My primo piatto, the first plate, is a light but full-flavored artichoke, leek and potato soup.

The secondo piatto, the second plate, is porchetta, a butterflied pork roast with an herb paste. The roast is accompanied by roasted potatoes dotted with truffle oil and cipollini agro dolce, onions in a sweet & sour glaze.

I’m bookending the meal with another Neapolitan Easter pie, pastiera, a sweet ricotta pie with wheat berries and candied citron.

Make the same dinner I’m making or change it up. Design your own Easter dinner. Choose from my selected dishes for each of the 4 courses. And if you just want to see the videos, check out this handy YouTube playlist.

 

Antipasti (before the meal)

Baked Baby Eggplant
Baked Baby Eggplant

Pair one of these dishes with your favorite Italian salumi, cheeses and olives.

Primo Piatto (first plate)

Soups

Tasty artichoke slices, leeks and potato in a thick thyme flavored broth
Artichoke, leek and potato soup

Rice

Risi bisi: Venetian Rice and Spring Peas
Risi bisi: Venetian Rice and Spring Peas

Pasta

Spinach and Ricotta Cannelloni
Spinach and Ricotta Cannelloni

Secondo Piatto (second plate)

Porchetta
Porhcetta–Herb Filled Pork Roast

Contorni (Side Dishes)

Roasted Brussels Sprouts
Roasted Brussels Sprouts

Use one of the vegetables in the antipasti selections or make one of these to serve with the second piatto.

 

Dolci (dessert)

Tiramisu

Easter Roasted Spring Lamb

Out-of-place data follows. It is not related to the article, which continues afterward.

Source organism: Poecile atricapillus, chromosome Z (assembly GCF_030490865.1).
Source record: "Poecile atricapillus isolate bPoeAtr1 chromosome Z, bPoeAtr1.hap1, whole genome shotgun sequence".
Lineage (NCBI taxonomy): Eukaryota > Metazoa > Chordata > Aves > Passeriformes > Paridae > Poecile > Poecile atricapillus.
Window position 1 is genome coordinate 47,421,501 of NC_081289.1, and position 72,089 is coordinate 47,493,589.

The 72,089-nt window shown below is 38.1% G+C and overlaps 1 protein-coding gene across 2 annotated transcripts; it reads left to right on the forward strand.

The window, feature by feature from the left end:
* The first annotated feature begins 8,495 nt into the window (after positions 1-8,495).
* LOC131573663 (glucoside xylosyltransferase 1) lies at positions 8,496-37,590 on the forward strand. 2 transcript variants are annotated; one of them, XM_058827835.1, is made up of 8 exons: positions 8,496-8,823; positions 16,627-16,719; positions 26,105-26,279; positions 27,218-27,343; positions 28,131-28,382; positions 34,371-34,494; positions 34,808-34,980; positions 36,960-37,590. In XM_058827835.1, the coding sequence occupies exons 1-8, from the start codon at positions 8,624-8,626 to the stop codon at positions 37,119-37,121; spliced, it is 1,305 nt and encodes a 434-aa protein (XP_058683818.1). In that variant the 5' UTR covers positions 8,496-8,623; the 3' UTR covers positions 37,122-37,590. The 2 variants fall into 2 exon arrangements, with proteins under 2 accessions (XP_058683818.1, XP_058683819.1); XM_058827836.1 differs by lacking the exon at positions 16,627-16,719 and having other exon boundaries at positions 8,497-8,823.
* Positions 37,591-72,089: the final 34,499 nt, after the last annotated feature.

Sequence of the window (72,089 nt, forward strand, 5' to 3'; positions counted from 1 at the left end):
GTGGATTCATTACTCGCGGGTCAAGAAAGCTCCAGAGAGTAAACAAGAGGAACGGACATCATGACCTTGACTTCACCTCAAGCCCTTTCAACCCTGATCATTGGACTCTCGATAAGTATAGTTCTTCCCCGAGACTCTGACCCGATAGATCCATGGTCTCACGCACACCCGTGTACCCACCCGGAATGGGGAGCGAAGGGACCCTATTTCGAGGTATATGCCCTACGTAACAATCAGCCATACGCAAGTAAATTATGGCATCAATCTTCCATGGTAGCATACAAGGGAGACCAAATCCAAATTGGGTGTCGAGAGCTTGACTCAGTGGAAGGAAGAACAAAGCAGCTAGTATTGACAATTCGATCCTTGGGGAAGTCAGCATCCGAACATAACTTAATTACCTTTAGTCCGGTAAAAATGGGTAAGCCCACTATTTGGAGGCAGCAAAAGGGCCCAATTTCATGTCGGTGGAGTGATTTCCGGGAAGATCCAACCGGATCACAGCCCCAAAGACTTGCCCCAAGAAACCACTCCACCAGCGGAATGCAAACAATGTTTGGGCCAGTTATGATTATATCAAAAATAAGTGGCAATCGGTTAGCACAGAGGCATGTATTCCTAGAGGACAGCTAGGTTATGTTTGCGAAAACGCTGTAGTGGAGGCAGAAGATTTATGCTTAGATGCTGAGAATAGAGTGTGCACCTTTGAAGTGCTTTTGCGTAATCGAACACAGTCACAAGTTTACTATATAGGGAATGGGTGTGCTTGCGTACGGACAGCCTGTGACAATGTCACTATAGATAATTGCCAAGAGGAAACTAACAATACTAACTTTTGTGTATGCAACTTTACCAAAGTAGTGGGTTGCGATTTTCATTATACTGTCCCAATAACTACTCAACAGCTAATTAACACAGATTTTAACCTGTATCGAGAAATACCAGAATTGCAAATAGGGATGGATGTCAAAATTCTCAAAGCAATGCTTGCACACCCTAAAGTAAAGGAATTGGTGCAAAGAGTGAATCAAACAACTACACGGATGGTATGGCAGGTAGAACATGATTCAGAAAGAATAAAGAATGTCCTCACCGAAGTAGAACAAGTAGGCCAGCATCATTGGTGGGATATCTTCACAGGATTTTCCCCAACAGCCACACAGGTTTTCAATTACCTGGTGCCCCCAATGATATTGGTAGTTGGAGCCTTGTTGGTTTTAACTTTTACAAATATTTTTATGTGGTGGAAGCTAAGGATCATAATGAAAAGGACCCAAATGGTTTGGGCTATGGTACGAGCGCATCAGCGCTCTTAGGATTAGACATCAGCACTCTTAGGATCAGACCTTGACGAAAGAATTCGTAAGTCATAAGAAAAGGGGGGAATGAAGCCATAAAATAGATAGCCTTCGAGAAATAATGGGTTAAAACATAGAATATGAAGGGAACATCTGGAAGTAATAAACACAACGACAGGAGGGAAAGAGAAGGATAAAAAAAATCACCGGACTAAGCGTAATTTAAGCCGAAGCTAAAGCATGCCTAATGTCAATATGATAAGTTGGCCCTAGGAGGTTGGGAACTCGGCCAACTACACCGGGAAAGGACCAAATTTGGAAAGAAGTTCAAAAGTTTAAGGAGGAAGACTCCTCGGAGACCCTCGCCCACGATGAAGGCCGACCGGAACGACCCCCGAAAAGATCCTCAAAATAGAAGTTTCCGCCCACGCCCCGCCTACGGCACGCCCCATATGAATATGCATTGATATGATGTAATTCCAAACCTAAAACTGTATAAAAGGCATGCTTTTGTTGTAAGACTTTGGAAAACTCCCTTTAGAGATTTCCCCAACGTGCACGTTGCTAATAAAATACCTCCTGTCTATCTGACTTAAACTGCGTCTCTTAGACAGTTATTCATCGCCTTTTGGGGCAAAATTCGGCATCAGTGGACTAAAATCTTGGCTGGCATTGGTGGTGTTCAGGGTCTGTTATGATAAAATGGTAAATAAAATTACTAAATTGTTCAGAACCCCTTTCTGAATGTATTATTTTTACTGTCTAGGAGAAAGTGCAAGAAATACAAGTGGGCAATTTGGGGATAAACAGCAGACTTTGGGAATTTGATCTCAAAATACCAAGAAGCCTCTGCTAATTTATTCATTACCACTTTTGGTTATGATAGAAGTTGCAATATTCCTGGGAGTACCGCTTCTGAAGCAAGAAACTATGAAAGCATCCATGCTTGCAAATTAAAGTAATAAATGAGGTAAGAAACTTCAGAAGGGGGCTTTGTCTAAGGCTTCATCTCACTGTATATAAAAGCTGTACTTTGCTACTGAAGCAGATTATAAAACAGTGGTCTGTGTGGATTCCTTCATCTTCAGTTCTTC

Abbacchio: Easter spring lamb

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After 40 days of Lent, nothing hits the spot like tender, spring abbacchio.
After 40 days of Lent, nothing hits the spot like tender, spring abbacchio.

This is the time of the year to enjoy baby milk-fed lamb or baby goat.

The season lasts maybe 6 weeks running up to Easter. The prized animals are slaughtered before they are weaned and take on a more gamey flavor.

The breast and chops that I cooked came from a baby spring lamb that weighed just 35 pounds.

My North Beach recipe is a taste memory amalgam of the roasted capretto that my Mom made and baby lamb abbacchio and scottadito that I savored in springtime Rome.

The hardest part of this dish is finding baby lamb. I’m lucky to live in San Francisco, so I got mine at Golden Gate Meat Company in the Ferry Building. If you can’t get the breast use chops or even a leg of lamb. Any cut works with this recipe.